Last Updated 

Wednesday, November 14, 2018 - 15:45

Key facts 

3 years / 60,000 miles
Boot size: 
350 litres
£205 to £515 in first year, £140 thereafter

Best Mazda CX-3 for... 

Mazda CX-3 Skyactiv-D 1.8
The only diesel option in the CX-3 range is economical (64.2mpg) and emits low levels of CO2 (114g/km), and also incorporates the latest cleaner diesel technology.
Mazda CX-3 Skyactiv-G 2.0 121PS
The lower-powered petrol car is the most popular choice among buyers, offering reasonable fuel economy and enough performance for families.
Mazda CX-3 Skyactiv-G 2.0 150PS
Although not exactly sporty, the most powerful petrol engine will go from 0-62mph in 8.8 seconds

Mazda CX-3 History 

  • June 2015: Mazda CX-3 goes on sale in UK.
  • April 2017: Mazda introduces improved pedestrian collision avoidance tech and adds GT-Sport limited edition trim.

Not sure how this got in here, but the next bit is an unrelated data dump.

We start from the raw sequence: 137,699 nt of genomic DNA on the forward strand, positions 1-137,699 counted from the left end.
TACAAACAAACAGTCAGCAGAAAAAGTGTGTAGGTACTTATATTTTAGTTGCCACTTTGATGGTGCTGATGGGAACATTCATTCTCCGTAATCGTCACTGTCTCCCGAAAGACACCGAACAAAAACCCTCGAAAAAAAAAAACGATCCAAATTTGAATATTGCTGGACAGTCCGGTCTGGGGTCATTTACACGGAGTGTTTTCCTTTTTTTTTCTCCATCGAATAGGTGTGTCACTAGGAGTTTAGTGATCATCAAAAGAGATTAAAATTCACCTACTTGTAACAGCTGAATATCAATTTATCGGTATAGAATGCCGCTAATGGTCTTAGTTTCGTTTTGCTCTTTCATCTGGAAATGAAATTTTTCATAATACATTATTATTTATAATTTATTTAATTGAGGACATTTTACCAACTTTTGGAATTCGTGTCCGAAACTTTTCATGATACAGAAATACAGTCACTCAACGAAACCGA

• September 2018 Revised CX-3 with new 1.8-litre diesel alongside updates to exterior and interior, technology and safety features.
  • October 2018 Mazda CX-3 Sport Black+ special edition includes a black leather interior and metallic paint.

Understanding Mazda CX-3 car names 

  • CX-3
  • Engine
    Skyactiv 2.0 121PS
  • Trim
    SE-L Nav +
  • Gearbox
  • Engine
    All the engines are named Skyactiv, with the diesel engines having a D after the word. Both petrol engines are 2.0-litre units, with 121PS and 150PS power rating, while the diesel is a 1.8-litre (1.5 before the 2018 revisions) producing 115PS.
  • Trim
    There are just three trim levels – SE Nav +, SE-L Nav + and Sport Nav + – with the amount of equipment included increasing as the price increases.
  • Gearbox